What would you find most useful, next time your client opens a ticket because the image embedding in the WYSIWYG editor has stopped working since the last release, when looking back at the commit « Upgrade contrib module media_entity from 8.x-1.5 to 8.x-1.6 » ? Seeing a one line hash change in composer.lock, or seeing a nice diff of the actual changes in code, so you can track down what went wrong?

The .git submodules point is fair, but easy to workaround, as explained on this very same best practices page. Also keep in mind it only applies if you use dev versions or obscure non-packaged dependencies.

 

So, to sum it up, if you use Composer to build your code in production, you get:

   - Un-needed and time consuming deployment complexity increase, with small but real risks of failure on each and every build for external cause

   - No auditing of changes that are not your own custom code

   + Easier handling of .git « false » submodules for a few dev dependencies

 

On the other hand, if you commit the "vendor" directory, you get:

   + Easier and straightforward deployment

   + All code that lands on production gets audited/versioned

   - Small amount of work involved in dealing with possible .git « false » submodules

 

 

Then why ?

But then, why is that such a widespread practice? I can only guess here, but I suspect there are several factors at play:

  • Fashion, to some extent, must play a role. There are very good reasons to do this for certain workflows, which may lead people to think that it can apply to any deployment workflow.
  • The fact that it is presented as « best practice » on the Composer project page. Many people apply it without questioning whether it is applicable to their use case.

My interpretation is that, more fundamentally, the root cause is confusion between "deploying" code and "distributing" code.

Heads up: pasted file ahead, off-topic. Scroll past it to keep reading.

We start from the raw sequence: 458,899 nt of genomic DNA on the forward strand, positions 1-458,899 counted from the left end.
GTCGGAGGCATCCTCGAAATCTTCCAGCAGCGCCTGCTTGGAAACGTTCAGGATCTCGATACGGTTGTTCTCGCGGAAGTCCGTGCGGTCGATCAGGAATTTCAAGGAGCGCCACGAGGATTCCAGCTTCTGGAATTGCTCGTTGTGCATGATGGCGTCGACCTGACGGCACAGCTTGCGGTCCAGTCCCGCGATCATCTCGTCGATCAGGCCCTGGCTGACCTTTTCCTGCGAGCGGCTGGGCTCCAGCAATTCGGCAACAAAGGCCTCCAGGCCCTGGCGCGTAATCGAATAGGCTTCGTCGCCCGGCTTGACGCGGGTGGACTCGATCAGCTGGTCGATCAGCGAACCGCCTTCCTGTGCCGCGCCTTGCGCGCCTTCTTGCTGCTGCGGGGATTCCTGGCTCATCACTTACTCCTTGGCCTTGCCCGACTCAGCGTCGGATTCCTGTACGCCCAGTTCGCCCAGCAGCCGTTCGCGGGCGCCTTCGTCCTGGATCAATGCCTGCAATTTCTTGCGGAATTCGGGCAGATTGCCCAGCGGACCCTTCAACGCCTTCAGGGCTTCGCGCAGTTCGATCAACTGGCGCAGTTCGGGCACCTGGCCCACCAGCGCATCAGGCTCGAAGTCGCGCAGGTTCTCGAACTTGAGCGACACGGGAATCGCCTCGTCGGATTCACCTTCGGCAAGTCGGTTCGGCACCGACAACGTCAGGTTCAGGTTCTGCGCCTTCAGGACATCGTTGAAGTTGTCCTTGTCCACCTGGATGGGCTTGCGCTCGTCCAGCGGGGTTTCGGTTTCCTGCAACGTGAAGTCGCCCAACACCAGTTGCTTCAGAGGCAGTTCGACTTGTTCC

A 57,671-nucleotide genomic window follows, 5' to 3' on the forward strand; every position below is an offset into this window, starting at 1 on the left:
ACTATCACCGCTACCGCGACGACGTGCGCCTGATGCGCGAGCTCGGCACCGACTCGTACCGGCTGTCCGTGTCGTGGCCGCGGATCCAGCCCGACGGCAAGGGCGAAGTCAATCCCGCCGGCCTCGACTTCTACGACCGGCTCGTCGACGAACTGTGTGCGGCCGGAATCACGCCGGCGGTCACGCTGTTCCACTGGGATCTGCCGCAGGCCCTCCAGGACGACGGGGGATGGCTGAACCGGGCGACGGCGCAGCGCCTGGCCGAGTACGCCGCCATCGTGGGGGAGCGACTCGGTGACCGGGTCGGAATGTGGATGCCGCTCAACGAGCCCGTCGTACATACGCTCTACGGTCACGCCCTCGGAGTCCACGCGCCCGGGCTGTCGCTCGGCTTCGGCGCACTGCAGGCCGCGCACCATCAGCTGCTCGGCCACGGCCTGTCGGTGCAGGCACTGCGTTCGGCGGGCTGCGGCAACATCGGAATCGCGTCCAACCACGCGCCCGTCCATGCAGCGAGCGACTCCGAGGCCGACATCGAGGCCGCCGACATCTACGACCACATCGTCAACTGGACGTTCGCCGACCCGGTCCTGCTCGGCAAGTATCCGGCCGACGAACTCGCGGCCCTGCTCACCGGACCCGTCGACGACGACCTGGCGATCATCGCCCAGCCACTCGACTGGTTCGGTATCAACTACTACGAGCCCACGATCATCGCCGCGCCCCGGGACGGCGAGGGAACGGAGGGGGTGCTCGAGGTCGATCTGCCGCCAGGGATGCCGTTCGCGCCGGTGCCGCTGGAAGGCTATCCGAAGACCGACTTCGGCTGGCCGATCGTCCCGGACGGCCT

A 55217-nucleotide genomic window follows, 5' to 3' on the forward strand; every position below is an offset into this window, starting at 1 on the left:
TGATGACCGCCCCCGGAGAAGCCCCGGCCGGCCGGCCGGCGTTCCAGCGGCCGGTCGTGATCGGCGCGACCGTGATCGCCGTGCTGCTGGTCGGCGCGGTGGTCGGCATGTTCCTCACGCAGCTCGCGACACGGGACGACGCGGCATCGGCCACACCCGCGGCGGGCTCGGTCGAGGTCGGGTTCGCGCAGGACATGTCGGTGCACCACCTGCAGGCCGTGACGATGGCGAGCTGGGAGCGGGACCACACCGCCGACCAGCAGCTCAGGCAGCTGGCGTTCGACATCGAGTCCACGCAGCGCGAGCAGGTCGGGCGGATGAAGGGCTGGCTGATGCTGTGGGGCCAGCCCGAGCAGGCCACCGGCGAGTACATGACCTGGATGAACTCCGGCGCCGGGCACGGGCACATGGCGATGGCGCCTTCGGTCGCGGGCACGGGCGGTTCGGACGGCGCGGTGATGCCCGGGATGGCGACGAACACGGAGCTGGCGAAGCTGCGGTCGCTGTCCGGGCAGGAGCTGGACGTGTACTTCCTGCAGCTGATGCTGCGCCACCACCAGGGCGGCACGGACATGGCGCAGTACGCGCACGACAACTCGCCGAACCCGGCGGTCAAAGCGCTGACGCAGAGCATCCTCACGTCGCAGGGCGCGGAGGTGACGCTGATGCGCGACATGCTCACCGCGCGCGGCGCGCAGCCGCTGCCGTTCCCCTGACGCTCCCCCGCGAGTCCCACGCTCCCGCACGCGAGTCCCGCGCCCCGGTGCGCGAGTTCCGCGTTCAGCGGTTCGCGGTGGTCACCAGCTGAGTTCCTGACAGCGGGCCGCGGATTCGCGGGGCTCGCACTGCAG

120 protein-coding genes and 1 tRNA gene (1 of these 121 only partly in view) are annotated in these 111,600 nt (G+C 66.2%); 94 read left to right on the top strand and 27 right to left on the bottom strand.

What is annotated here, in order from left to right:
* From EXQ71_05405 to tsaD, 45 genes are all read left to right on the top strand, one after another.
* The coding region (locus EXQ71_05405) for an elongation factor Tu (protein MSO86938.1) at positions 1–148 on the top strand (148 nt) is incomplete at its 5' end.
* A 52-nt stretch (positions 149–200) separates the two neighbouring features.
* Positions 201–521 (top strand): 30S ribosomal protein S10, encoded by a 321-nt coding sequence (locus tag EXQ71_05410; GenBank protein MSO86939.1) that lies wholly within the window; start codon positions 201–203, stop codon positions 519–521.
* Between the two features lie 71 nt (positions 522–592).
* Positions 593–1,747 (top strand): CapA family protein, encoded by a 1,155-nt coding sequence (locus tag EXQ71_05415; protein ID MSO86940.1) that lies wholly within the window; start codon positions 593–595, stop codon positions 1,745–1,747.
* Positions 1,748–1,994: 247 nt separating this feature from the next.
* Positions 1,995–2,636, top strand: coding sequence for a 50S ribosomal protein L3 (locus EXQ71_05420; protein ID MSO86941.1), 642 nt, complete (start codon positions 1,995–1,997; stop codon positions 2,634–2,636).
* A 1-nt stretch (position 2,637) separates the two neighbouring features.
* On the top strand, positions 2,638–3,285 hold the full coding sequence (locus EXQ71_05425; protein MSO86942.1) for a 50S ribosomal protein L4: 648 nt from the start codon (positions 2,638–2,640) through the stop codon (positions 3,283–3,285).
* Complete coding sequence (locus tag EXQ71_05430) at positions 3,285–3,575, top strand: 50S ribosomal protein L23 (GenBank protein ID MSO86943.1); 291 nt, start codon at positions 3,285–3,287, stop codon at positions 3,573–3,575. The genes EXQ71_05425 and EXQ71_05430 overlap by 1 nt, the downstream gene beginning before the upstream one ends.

Moving a « living thing » for one environment over to another environment is not the same process as making a component or app available for other projects to reuse and build upon. Composer is a fantastic building tool, it is great for the latter case, and using it to assemble your project totally makes sense. Using it as a deployment tool, less so.

If we take another look at the arguments above from a distribution perspective, the analysis is totally different:

  • Large VCS repository size and diffs when you update code.
  • Duplication of the history of all your dependencies in your own VCS.

Indeed, in this use case, it all makes total sense: you definitively do not need the whole git history of any component you are re-using for your project. Nor do you want your repo for the nice web-crawler library you contribute on GitHub to contain the Guzzle codebase you depend upon.

In short, think about the usage. If you maintain, say, a Drupal custom distro that you use internally as a starting point for your projects, by all means yes, ignore the vendor directory. Build it with Composer when you use it to start a new project. And continue to use Composer to manage dependencies updates in your dev environment. However, once this is no longer a re-usable component, but instead a living project that will need to be deployed from environment to environment, do yourself a favour and consider carefully whether using Composer to deploy really brings any benefit.